This is a story of two dogs. (And it has a point, so stay with me.) Kipper is the name of one dog. He is a miniature dachshund that I got through a rescue organization when he was a year old. My other dog, Packer (Go Green Bay!), is a beautiful and regal white German Shepherd.

You should know that Kipper is crazy. He is a short-legged, log-shaped bundle of neuroses the likes of which you’ve never seen. He barks when people leave the house, he goes crazy at doorbells (both live and on TV), and he loses his ever-lovin’ mind in a moving car. At the park, he picks fights with Rottweilers and at home he snacks from the litter box (the latter I think qualifies as a crime against humanity.)

Now Packer, on the other hand, is ruffled by nothing. I show that dog how to do something once and he’s got it. He’s a stoic, Rin Tin Tin-ish dream dog. Dependable, protective, and asks nothing in return (mainly because he can’t talk, but you know what I mean).

You can guess which one, out of necessity, garners most of my attention. Yep, the one with all the problems; the squeaky wheel (or, in this case, the pip-squeaky wheel). It’s an unconscious thing. It’s not favoritism, it’s just a matter of my attention being taken up by problems that happen to be continuously caused by the same entity.

I’m using a dumb example to make a point. My point is that this phenomenon can also happen in families, where one child needs more attention due to bad behavior or ill health. And it can also happen at work. (Note: I’m not comparing your staff members to animals, I’m merely discussing a psychological phenomenon.)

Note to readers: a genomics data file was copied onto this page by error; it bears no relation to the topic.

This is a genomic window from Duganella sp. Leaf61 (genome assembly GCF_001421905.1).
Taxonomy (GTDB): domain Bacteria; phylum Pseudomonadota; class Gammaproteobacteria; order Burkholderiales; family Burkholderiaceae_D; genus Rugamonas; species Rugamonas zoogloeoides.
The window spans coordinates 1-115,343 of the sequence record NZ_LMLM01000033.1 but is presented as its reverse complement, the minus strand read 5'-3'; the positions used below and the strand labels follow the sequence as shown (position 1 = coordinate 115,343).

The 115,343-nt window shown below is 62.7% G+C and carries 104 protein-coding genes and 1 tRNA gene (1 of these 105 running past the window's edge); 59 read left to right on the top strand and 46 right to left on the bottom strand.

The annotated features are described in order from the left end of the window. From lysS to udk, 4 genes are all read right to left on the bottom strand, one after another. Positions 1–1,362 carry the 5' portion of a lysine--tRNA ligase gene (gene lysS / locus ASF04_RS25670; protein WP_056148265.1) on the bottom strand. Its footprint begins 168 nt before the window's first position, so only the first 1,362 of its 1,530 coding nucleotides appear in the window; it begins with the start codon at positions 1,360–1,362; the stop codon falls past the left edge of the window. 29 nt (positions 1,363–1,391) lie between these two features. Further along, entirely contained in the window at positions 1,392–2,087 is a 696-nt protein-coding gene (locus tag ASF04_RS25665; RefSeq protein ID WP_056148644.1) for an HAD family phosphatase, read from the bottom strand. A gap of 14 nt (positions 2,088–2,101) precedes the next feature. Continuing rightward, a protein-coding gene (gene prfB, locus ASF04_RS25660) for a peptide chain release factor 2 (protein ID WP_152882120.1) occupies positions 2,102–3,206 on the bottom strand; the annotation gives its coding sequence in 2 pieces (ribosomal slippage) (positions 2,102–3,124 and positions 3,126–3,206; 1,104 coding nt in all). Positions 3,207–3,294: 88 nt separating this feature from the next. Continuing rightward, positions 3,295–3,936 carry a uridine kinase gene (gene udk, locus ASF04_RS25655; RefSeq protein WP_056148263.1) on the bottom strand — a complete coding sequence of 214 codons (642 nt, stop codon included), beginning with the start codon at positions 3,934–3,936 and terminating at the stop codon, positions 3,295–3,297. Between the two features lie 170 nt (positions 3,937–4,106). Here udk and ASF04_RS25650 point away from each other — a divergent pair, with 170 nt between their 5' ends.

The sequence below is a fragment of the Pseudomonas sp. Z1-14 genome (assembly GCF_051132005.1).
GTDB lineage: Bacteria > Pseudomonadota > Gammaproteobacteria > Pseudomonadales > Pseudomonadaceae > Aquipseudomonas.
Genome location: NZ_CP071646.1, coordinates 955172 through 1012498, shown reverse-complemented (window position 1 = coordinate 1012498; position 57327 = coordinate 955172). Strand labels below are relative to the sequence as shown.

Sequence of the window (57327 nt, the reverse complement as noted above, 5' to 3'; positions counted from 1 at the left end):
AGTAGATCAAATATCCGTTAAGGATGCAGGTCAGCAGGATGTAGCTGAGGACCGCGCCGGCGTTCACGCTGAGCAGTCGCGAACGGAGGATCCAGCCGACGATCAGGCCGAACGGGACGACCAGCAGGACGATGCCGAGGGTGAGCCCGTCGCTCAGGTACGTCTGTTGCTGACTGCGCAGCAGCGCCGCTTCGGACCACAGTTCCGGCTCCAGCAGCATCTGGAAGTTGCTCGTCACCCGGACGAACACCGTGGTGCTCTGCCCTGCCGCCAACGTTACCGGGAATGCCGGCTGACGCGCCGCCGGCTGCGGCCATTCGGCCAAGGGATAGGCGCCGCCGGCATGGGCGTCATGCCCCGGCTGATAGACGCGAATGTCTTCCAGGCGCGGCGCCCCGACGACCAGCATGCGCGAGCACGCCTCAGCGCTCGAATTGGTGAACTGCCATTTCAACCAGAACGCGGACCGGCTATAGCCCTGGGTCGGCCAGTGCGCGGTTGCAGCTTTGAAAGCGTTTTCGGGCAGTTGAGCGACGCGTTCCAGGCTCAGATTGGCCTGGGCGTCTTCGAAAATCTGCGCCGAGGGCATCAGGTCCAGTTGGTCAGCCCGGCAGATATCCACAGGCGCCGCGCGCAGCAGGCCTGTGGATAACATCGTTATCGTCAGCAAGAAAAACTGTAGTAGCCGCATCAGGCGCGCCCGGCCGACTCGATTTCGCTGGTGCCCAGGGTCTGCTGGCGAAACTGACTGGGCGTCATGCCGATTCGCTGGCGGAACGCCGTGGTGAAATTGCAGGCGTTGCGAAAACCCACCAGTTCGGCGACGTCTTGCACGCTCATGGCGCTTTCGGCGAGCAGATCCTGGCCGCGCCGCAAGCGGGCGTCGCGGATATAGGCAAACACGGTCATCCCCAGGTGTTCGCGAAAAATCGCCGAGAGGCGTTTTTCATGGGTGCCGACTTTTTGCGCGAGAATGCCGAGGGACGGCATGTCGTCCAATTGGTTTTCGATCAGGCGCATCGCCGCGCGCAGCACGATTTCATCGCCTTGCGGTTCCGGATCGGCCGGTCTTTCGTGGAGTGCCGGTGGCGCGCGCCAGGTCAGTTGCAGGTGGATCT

If you’re a manager dealing with a poor performer who you are trying to get on the right track, you can easily start to take your good employees for granted. The good news is that your good employees have their own personal standards and probably don’t need feedback to keep doing their jobs well. The bad news is that’s no excuse. It’s still your job to nurture and encourage good traits like productivity and dependability, just as much as it’s your job to correct the bad ones. At some point, and better sooner than later, you’re going to have to step back and take a look at how the problematic employee is affecting the morale of the rest of the team. If the problems can be fixed, then by all means fix them. But take time every now and then to acknowledge the good stuff that’s happening, and the good work that allows you to step away and focus on the problems.